News
News Home
Quick Bites
Exploradio
News Archive
News Channel
Special Features
NPR
nowplaying
On AirNewsClassical
Loading...
  
School Closings
WKSU Support
Funding for WKSU is made possible in part through support from the following businesses and organizations.

Knight Foundation

Northeast Ohio Medical University

NOCHE


For more information on how your company or organization can support WKSU, download the WKSU Media Kit.

(WKSU Media Kit PDF icon )


Donate Your Vehicle to WKSU

Programs Schedule Make A Pledge Member BenefitsFAQ/HelpContact Us
Economy and Business


McClendon is stepping down as head of Chesapeake Energy
Chesapeake was among the biggest of the drillers cashing in on Ohio's shale-drilling boon
by WKSU's TIM RUDELL


Reporter
Tim Rudell
 

The highest-profile company in Ohio’s shale gas boom, Chesapeake Energy, is changing its highest profile player. 

Chesapeake’s CEO and co-founder, Aubrey McClendon, has agreed to retire in April.  McClendon has been under fire since last spring, when questions arose about his personal financial arrangements with the company.  Later in 2012, he stepped down as chairman of the board, but stayed on as CEO. 

Now, the company says the 53-year-old McClendon has agreed to a request from the Board of Directors that he retire.  A company press release insists the move is not related to the board’s ongoing investigation of McClendon’s financial dealings, and indicated that the probe has found no wrong-doing on McClendon’s part.  It said simply that the board and McClendon agreed it is time for new leadership.

McClendon help create Tulsa-based Chesapeake Energy in 1989 and led it become second largest gas exploration and development company in the U.S.

The company say McClendon said he will stay on as CEO until April 1 to help recruit his successor and transition management.  

Add Your Comment
Name:

Location:

E-mail: (not published, only used to contact you about your comment)


Comments:




 
Page Options

Print this page

E-Mail this page / Send mp3

Share on Facebook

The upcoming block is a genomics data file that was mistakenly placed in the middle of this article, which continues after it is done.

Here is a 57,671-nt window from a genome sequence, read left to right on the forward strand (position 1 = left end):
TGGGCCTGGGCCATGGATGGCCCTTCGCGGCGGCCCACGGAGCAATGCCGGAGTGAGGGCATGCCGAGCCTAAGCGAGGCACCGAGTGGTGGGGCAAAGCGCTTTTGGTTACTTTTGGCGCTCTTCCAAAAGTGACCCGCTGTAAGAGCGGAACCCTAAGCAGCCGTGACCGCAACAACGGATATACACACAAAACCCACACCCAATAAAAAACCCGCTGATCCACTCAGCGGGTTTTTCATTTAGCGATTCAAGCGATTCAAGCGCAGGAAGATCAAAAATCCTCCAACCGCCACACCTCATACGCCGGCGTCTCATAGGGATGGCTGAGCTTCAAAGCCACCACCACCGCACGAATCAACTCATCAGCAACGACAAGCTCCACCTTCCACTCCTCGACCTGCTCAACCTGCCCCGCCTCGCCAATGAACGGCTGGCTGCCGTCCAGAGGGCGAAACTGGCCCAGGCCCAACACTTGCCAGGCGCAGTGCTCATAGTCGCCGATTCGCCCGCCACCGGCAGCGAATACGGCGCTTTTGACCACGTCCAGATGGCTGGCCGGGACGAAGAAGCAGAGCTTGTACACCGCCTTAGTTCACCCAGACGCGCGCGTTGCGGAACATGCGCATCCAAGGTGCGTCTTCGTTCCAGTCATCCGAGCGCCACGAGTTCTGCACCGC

Stories with Recent Comments

Ohio becomes first in the nation to dump PARCC testing
Best test to use for elementary schools is the old pre common core Iowa test of basic skills. This test measures apples to apples and tests the skills appropri...

Ohio is moving forward with new standardized tests
Mr Chow, Nice piece on testing. Should not Ohio go to an open bid process for the new assessment contract? Ohio has stayed with a "connected" DC non-profit fo...

The Surpreme Court gay-marriage decision plays out in Ohio Amish country
Keep in mind that the majority of the people residing in Holmes County are Amish, a church people who do not vote because they do not believe in governmental ru...

Akron council committee recommends Forney for its opening
Which committee member voted for Wilhite?

Nearly a dozen Cuyahoga gay couples get licenses to marry after the Supreme Court ruling
Presiding Judge Anthony J. Russo a graduate of Chanel High School and supposed member of St. Francis Parish in Gates Mills has just excommunicated himself. As ...

Canton Youth Symphony is named orchestra of the year
This is what makes CSO the hippest small town orchestra in America!

What can be expected if Ohio's tobacco taxes increase?
let's face it! The increase has little to do with smoking cessation

Rare Cleveland Indians photo from 1911 hits the auction block
Paddy Livingston, who cut his teeth on a Louisville Slugger in Kent, Ohio was one of the immortals that played in that game. He was the catcher. Ty Cobb actuall...

Nexus denies Green's request to relocate its planned gas pipeline
These people have so much power. Too much. They could care less about the people they leave when it is done. Spectra does not, and admits, they do not do the...

Copyright © 2015 WKSU Public Radio, All Rights Reserved.

 
In Partnership With:

NPR PRI Kent State University

listen in windows media format listen in realplayer format Car Talk Hosts: Tom & Ray Magliozzi Fresh Air Host: Terry Gross A Service of Kent State University 89.7 WKSU | NPR.Classical.Other smart stuff. NPR Senior Correspondent: Noah Adams Living on Earth Host: Steve Curwood 89.7 WKSU | NPR.Classical.Other smart stuff. A Service of Kent State University